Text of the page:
The moon became totally full at 10.47 EST (1547 GMT) a.m. on 3rd December and it officially reached perigee on December 4 at 3:45 a.m. EST (0845 GMT), when it was 222,135 miles (357,492 kilometers) away from Earth.
Specifically, it happens when a full moon approximately coincides with the moon’s perigee or another point in its orbit at which it is closest to Earth: it appears up to 14% larger and 30% brighter than usual.
For those of you who don’t know, a perigee is “the point in the orbit of an object (such as a satellite) orbiting the earth that is nearest to the centre of the earth”, according to the Merriam Webster Dictionary.
The astrologer Richard Nolle coined the term “supermoon” in 1979, explaining also that it causes real physical effects, such as larger-than-usual tides.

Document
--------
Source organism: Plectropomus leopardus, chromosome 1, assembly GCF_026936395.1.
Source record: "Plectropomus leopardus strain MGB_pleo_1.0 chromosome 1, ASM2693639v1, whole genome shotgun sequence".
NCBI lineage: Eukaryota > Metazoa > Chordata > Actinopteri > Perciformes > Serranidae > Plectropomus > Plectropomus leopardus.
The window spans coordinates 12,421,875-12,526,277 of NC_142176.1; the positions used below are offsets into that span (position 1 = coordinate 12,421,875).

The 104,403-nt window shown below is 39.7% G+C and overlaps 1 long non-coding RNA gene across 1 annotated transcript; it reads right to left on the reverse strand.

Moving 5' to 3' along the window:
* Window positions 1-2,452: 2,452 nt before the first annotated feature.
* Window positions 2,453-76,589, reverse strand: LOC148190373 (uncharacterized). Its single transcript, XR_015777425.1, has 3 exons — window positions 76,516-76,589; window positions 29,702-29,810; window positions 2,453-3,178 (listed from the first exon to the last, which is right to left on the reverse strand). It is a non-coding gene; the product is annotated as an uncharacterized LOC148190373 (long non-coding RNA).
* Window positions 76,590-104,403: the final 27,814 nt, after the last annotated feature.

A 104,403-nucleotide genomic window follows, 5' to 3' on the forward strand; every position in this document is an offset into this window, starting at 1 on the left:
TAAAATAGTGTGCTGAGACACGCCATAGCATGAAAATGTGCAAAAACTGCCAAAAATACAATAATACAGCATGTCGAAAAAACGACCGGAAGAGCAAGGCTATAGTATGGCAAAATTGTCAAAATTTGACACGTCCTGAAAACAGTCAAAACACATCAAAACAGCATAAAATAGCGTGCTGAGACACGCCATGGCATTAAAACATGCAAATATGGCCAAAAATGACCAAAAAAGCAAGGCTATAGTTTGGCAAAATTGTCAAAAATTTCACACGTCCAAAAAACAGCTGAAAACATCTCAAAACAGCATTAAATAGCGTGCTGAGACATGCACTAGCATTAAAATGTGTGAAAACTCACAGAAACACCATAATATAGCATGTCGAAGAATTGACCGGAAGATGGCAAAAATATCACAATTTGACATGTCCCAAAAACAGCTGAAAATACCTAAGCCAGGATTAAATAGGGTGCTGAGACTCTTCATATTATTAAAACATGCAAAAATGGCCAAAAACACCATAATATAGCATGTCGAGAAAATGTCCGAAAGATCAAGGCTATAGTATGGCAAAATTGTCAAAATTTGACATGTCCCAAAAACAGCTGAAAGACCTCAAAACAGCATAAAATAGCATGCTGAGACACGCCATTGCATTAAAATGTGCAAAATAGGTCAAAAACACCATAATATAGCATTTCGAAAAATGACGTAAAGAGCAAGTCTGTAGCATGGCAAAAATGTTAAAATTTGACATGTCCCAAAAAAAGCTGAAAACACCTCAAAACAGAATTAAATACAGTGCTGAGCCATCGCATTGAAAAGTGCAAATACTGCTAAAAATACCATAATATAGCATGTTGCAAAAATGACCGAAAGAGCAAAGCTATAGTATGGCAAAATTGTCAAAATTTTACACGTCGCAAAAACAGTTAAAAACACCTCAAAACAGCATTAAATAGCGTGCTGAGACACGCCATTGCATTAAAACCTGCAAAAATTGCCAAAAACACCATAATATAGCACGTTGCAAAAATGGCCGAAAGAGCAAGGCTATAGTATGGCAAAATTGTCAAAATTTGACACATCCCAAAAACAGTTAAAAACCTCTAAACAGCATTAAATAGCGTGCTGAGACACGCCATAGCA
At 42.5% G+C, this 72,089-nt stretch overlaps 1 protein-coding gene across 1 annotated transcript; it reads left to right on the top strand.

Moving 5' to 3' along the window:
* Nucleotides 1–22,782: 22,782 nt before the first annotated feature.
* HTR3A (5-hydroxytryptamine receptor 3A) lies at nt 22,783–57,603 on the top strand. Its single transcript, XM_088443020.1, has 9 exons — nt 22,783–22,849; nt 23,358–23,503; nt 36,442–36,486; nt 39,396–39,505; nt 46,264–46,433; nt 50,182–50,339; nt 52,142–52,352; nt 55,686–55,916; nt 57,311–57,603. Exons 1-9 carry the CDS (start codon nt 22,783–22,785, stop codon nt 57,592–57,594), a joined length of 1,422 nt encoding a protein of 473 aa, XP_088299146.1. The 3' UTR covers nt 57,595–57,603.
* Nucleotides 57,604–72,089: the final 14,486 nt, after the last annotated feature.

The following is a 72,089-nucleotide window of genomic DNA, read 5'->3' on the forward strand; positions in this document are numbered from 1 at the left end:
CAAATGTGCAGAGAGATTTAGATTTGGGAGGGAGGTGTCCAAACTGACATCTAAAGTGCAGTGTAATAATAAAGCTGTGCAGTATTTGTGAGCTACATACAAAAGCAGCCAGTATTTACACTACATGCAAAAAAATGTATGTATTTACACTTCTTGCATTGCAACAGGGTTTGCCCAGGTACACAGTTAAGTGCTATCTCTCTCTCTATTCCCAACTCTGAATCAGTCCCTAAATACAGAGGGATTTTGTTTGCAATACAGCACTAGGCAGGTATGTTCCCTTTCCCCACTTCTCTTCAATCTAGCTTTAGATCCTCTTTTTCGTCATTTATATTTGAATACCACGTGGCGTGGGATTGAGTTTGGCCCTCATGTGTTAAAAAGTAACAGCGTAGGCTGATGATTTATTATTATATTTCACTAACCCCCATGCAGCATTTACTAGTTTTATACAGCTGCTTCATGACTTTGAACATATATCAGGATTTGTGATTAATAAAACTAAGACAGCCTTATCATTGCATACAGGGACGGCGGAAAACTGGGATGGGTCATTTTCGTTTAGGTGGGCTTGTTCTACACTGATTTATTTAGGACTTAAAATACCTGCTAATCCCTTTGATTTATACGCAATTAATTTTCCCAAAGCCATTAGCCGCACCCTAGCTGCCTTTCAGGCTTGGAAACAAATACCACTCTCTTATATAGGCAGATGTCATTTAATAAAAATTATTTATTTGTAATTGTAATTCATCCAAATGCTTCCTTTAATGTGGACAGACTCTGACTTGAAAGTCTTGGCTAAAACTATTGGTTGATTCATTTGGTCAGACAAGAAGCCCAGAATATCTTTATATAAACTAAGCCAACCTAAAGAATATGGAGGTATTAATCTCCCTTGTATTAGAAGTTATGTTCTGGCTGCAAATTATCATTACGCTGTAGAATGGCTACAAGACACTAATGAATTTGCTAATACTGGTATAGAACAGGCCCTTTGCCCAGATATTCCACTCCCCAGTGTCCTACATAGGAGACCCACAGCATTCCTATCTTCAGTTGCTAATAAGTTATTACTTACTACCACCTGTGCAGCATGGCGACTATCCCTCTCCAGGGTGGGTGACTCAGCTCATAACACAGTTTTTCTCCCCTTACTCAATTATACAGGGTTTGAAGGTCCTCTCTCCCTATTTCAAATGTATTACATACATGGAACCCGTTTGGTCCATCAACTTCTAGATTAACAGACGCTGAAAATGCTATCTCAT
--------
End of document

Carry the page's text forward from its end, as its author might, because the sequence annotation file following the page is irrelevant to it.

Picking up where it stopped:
This phenomenon doesn’t happen every month because the moon’s orbit changes orientation as the Earth goes around the sun, sure enough the 2017 has had 4 supermoons (April, May, June and December), only the December one was visible in our sky.
Due to a little-understood optical effect called “moon illusion”, the full moon could seem huge when rising behind distant objects on the horizon.
That’s been an amazing and so-clear sight!
For those who couldn’t see it, we propose you this amateur, giving you the gist.
(written by Carlotta Bellisai – Communication and Public Relation Responsible)